Not so with Singin' in the Rain, probably the best musical ever made and 50 years after its original production, its special edition DVD proves it's just as great now as when it was originally produced. If somebody doesn't like this movie, they're either dumb, dead, or both.

Continue reading: Singin' In The Rain Review

Piñero Review


OK
Talented and tragic historical figures often make for riveting drama, particularly if the aforementioned individuals leave the scene way before their time. This certainly can be said of Puerto Rican playwright-poet-actor Miguel Piñero, the drug-addicted protagonist of writer-director Leon Ichaso's impassioned but uneven biopic Piñero.

Benjamin Bratt is provocative in the role of Miguel Piñero, the troubled and disillusioned force behind the notable work Short Eyes, produced during one of Piñero's incarceration stints in the mid '70s. Bratt effectively exudes the pain and anger that transcends some posturing material, with a portrayal as lyrical as the throbbing beat of the movie's Latin-induced soundtrack. While the propensity for audiences to get caught up in Piñero's wayward world of instability is almost inevitable, the movie follows an uncharted path by trying to reinforce the demons without really being perceptive about Piñero's undeniable skill as a writer. The cliché about creative minds who become consumed by their art is almost a manipulation here. The film is valiant in the way it strides for that redemptive note as it tries to make us accept (and understand) his premature death of cirrhosis in 1988.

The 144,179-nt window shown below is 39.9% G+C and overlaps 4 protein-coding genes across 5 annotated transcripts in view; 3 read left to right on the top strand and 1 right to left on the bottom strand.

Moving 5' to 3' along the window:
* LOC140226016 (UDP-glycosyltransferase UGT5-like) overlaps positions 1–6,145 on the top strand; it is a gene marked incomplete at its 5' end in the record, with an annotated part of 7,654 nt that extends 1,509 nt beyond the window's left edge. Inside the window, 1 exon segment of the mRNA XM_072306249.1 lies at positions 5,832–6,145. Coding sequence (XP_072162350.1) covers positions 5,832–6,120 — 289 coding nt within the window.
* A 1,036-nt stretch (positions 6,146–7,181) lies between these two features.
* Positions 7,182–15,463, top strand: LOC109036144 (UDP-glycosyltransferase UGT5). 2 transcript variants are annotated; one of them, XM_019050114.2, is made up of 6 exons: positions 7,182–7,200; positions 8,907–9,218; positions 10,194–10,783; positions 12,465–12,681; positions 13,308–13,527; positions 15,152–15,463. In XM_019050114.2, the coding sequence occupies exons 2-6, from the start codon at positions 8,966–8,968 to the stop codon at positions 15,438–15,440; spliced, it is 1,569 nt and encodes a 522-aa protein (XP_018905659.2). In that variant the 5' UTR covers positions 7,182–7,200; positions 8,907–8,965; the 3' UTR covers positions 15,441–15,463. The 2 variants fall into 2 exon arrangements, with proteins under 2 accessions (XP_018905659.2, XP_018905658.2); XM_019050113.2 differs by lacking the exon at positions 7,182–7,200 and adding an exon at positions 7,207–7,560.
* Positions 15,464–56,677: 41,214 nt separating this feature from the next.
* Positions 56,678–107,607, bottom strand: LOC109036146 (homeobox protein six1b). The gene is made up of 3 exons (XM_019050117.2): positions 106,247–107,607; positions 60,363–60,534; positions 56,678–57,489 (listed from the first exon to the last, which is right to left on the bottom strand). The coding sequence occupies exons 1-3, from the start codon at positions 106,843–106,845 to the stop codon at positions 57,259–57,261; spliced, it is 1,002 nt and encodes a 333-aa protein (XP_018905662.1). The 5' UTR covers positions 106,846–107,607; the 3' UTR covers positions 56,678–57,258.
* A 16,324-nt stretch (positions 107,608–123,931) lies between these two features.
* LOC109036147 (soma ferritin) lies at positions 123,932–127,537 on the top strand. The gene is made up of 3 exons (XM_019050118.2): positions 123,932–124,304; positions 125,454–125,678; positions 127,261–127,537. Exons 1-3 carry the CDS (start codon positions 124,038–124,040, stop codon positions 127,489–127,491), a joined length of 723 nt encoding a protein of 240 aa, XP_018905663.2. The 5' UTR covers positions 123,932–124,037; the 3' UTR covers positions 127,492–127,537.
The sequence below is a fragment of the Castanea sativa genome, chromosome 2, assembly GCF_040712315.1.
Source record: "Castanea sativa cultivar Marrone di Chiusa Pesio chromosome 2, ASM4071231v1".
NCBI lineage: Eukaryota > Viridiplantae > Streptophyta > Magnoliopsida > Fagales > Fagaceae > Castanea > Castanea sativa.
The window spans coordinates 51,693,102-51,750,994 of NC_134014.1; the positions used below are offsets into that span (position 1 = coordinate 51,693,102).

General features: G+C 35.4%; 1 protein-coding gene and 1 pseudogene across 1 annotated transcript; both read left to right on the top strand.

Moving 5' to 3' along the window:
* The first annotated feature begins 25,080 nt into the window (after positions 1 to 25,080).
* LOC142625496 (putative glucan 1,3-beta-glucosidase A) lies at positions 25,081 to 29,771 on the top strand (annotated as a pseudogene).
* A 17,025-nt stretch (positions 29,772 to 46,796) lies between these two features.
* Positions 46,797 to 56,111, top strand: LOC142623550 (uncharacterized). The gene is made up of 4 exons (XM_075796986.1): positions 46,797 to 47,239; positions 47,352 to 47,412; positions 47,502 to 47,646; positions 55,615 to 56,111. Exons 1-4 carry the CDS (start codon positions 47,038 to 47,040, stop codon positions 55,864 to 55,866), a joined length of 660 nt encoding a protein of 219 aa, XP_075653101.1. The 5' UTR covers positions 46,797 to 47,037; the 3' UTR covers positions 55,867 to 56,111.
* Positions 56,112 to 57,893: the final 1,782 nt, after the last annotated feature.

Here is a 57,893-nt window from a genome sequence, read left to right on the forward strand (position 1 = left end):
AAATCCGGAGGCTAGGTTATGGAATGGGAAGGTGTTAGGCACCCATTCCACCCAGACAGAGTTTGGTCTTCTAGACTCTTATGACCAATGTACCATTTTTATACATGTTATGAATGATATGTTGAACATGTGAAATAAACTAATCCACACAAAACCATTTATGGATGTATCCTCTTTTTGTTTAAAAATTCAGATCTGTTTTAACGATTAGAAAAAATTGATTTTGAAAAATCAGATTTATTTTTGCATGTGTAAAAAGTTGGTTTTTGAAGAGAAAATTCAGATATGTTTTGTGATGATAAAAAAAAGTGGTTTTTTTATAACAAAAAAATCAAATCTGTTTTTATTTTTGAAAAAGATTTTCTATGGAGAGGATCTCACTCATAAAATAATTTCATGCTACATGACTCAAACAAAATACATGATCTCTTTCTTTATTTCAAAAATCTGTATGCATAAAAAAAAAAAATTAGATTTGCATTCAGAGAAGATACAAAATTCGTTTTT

Continue reading: Piñero Review

The Four Seasons Review


Good
Back in the '70s, Alan Alda gained a rep as a "sensitive man," a pro-ERA, Marlo Thomas-loving, abortion-rights-advocating bleeding heart. The Four Seasons, written, directed, and starring Alda at the peak of his M*A*S*H fame, is his feminist apotheosis. This sparkling comedy tracking the travails of three upscale middle-aged couples as they vacation together four times a year (accompanied by a vibrant Vivaldi soundtrack, natch) is told from a distinctly female, and feminist, perspective. Alda is really in touch with his softer side.

Jack and Kate Burroughs (Alda and Carol Burnett), Danny and Claudia Zimmer (Jack Weston and Rita Moreno), and Nick and Anne Callan (Len Cariou and Sandy Dennis) head off for the first of their four annual trips in spring, but it's not going to be a good time. The fragile and seemingly unstable Anne announces that Nick has dumped her and that a divorce is imminent. The women rally around their long-time friend while the men stand back and try to avoid emoting at all.

Continue reading: The Four Seasons Review